- The Washington Times - Wednesday, August 2, 2006

Protecting the elderly from abuse

The recent articles concerning the reported mistreatment of Brooke Astor, 104, by her son and guardian are particularly shocking because of Mrs. Astor’s wealth and prominence (“Socialite’s son accused of ‘abuse,’” Nation, Thursday).

However, the unfortunate reality is that every year in this country, hundreds of thousands of older people are beaten; left to lie in their own waste; denied food, water and medical treatment; and robbed of their hard-earned money.

Heartbreakingly,these abuses most often are inflicted by their own adult children, grandchildren or other relatives behind closed doors, where the mistreatment is invisible to outsiders.

State Adult Protective Services programs are charged with responding to these types of abuse reports and working to protect not only older people, but also younger ones with disabilities. Many readers may be shocked to know that the federal government provides no direct funding for these victim services even though people 85 and older make up the country’s fastest-growing population group.

Startlingly, there is not a single federal employee who focuses solely on the abuse of elder and vulnerable adults, and very little money is available for research or training on how best to protect them.

Contrast this with the approximately $7 billion dollars a year the federal government spends on Child Protective Services and the hundreds of millions it appropriates every year to fight violence against women.

The Elder Justice Act (S.1020), with bipartisan support led by Sen. Orrin Hatch, Utah Republican, and Sen. Blanche Lincoln, Arkansas Democrat, is pending in the Senate Finance Committee.

This bill would provide federal leadership and funding for Adult Protective Services to meet the challenges of identifying and protecting vulnerable seniors and persons with disabilities, for research and for training.

This bill needs to be passed as soon as possible so that the members of the “greatest generation,” the people who built the prosperity and fought for the freedoms we all enjoy, can be better assured of living out their lives in dignity and safety.

Far too many of them spend their final months and years waiting in fear, violence and degradation for us to hear and respond to their calls for help. It is time for Congress to enact an Elder Justice Act that funds and improves the Adult Protective Services on which our most vulnerable citizens depend.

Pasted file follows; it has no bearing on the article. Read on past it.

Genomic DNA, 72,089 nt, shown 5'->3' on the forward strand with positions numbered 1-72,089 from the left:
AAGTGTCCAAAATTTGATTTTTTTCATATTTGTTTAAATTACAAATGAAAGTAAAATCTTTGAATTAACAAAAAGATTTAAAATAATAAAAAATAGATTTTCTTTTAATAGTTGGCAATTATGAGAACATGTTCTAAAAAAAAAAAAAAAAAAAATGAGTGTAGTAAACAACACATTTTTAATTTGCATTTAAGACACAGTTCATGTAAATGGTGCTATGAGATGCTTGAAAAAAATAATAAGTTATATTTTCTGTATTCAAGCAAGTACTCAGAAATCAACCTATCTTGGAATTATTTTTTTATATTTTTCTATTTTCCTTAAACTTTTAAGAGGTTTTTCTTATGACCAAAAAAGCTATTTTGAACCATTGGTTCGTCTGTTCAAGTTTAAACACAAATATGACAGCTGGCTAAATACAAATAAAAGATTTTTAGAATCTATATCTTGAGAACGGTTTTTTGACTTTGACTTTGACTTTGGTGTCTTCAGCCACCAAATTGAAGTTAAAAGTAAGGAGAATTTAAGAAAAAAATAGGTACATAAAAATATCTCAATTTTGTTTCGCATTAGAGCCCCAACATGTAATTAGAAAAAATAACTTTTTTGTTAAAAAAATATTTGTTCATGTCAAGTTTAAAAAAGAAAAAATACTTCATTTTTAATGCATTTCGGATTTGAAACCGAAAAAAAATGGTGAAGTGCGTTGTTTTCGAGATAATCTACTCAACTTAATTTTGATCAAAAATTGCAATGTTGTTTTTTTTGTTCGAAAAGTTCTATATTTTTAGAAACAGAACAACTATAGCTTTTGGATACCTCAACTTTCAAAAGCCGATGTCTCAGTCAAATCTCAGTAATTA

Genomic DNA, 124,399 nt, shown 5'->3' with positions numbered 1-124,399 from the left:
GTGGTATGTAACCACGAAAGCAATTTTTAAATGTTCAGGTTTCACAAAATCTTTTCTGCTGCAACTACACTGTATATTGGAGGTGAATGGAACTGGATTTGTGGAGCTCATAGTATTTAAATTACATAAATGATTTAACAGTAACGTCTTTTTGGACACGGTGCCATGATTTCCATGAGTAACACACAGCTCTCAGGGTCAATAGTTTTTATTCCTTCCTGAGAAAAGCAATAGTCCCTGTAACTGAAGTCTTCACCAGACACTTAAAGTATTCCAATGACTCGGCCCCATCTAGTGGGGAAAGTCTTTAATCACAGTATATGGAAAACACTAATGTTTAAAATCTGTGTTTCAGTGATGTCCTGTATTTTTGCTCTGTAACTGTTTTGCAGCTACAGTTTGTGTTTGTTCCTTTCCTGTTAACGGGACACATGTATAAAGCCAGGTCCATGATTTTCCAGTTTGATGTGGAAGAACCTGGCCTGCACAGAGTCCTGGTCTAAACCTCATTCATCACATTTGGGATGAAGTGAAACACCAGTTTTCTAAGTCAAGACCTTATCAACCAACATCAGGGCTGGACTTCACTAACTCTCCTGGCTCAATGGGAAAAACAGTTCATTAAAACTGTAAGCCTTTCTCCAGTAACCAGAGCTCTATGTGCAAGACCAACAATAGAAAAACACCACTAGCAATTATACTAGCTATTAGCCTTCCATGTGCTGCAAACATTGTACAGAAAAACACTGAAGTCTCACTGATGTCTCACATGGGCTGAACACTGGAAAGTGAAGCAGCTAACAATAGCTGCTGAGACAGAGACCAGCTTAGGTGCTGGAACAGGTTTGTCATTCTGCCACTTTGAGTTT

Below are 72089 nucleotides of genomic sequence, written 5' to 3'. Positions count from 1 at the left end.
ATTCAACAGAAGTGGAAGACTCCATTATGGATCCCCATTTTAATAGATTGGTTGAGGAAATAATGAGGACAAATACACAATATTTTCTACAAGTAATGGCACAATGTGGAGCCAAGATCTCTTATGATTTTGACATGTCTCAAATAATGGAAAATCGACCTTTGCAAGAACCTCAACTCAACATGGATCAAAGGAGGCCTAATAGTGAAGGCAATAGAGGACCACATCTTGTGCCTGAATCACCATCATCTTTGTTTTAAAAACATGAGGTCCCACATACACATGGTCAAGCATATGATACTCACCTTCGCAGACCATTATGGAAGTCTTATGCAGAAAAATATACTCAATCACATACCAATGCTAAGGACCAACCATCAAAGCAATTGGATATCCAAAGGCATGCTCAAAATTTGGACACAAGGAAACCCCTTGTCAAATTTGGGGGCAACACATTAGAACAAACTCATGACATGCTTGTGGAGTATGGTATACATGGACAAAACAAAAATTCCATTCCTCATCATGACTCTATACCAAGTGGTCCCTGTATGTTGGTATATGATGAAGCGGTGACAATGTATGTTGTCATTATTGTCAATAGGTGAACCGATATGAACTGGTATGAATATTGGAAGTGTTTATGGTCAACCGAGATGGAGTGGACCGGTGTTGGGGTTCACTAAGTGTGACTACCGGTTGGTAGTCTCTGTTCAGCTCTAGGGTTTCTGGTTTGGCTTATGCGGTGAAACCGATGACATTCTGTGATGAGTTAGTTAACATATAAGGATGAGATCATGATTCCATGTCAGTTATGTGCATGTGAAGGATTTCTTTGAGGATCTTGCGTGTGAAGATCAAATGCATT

National Adult Protective

Services Association

Boulder, Colo.

Rep. Dingell responds

In over fifty years in the House of Representatives, I have been accused of many things but saying one thing in my district and another in Washington has never been among them. And complete and balanced coverage of my recent remarks on a Detroit television show — coverage you have chosen not to provide your readers — would show that this same consistency is the case (“Rep. Dingell and Hezbollah,” Editorial, yesterday).

For those truly interested in reporting, rather than acting as part of an organized right-wing public relations machine, the unedited version of my comments make it clear I condemned the terrorist organization Hezbollah, as I have done in the past and will continue to do so, for its terrorist violence. Hezbollah is dedicated to the destruction of the State of Israel and they undertake despicable methods of combat like using civilians as shields. They are terrorists pure and simple and the world community should work together to eradicate their presence. I also spoke to the role the United States must play in reducing violence. This position is consistent — consistent with my vote in March 2005 condemning Hezbollah, my fifty years of support for the State of Israel as a Member of the House of Representatives and the over $300 billion dollars I have supported in aid to that state, and my signing of a letter as recently as July 28, 2006 calling on the European Union to add Hezbollah to their terrorist list.